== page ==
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Former Brandon Mayor Pens Book Series

Brandon Sun Feb 2, 2019

Sherilyn Decter Hirst has traded in the icy, windswept fields of Westman for the secret speakeasies of Prohibition-era Philadelphia.

The former mayor has authored a new book series set in 1920s Philadelphia. “The Bootleggers’ Chronicles” follow the story of Maggie Barnes, a fictional character, as she navigates the very real streets of the city in her search for answers in a murder.

“There’s something about the roaring ’20s,” Hirst said. “I was sitting in a jazz bar thinking about the music and flappers and the gangsters and bootleggers, and like all good readers, I felt that I wanted to try and write a book.”

Hirst said she was first grabbed by the time period, when thinking about the environment the prohibition created, where ordinary people became criminals for having a drink. That spiralled into gangsters becoming major figures who corrupted politicians and police, a great setup for a novel.

She was drawn to writing about Philadelphia because far less has been written about the city during Prohibition that other American cities, like New York. Al Capone’s story is already well-known, but very few people know the story of Mickey Duffy, the villain in Hirst’s first book, “Innocence Lost.”

The series took a lot of research and consulting with locals in Philadelphia, Hirst said. She relied on the advice of local book clubs to get the look and feel of neighbourhoods right and local experts to flesh out the real people featured as characters in the book.

“I wanted to make this book very authentic,” she said. “I had to follow closely the structure of (Duffy’s) life, and so it took lots of digging in archives and things like that to get the information that I needed to flesh out the five books.”

While the main character was not a real person, Hirst said she wanted to make the depiction of the heroine as close to reality as possible. Barnes, a “widow of her time” gets involved with looking for her friend’s murdered son. The police aren’t interested in investigating, which gets the plot rolling.

“She’s been raised not to be thinking about a career, to be expectant that she would have a husband that would look after her, and suddenly she’s now at the crossroads — what is she going to do?”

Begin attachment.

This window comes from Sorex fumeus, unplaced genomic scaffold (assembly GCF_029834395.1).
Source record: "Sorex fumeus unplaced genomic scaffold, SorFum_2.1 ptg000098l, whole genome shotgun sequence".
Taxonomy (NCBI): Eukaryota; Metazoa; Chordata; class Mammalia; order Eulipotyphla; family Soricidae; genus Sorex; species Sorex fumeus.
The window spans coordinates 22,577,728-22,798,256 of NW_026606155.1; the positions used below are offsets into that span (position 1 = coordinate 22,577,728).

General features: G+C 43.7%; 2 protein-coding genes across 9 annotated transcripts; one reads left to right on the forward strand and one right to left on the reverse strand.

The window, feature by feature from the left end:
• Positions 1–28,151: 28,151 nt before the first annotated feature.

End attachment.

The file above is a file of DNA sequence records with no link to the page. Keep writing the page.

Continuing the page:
Hirst said she consulted photos and 100-year-old documents to set the scene properly in her books. She said she relied on hospital photos for one chapter to get the layout of a period hospital correct and what the doctors and nurses would really have been wearing.

While the time period is nearly a century old, Hirst said it is so appealing because it is on the edge of living memory. Many families still have stories they tell about relatives from the 1920s or just after.

“Whether it’s a great-uncle who was bootlegging booze across the American border or wedding pictures of grandparents that are all done up in their flapper outfits, that bit of history is still living.

Hirst said her experience as mayor of Brandon showed her that people’s concerns in the modern day are not that different from people living in the early 20th century.

“You’re wanting to make sure that you can be successful, that you’ve got safe neighbourhoods, so currently a lot of those issues that are important to people in Brandon were also important to people in Philadelphia.”

“Innocence Lost” will be released on Amazon Feb. 3. The other five novels in the series are releasing monthly over the next five months. Hirst’s pen name for the novels is Sherilyn Decter.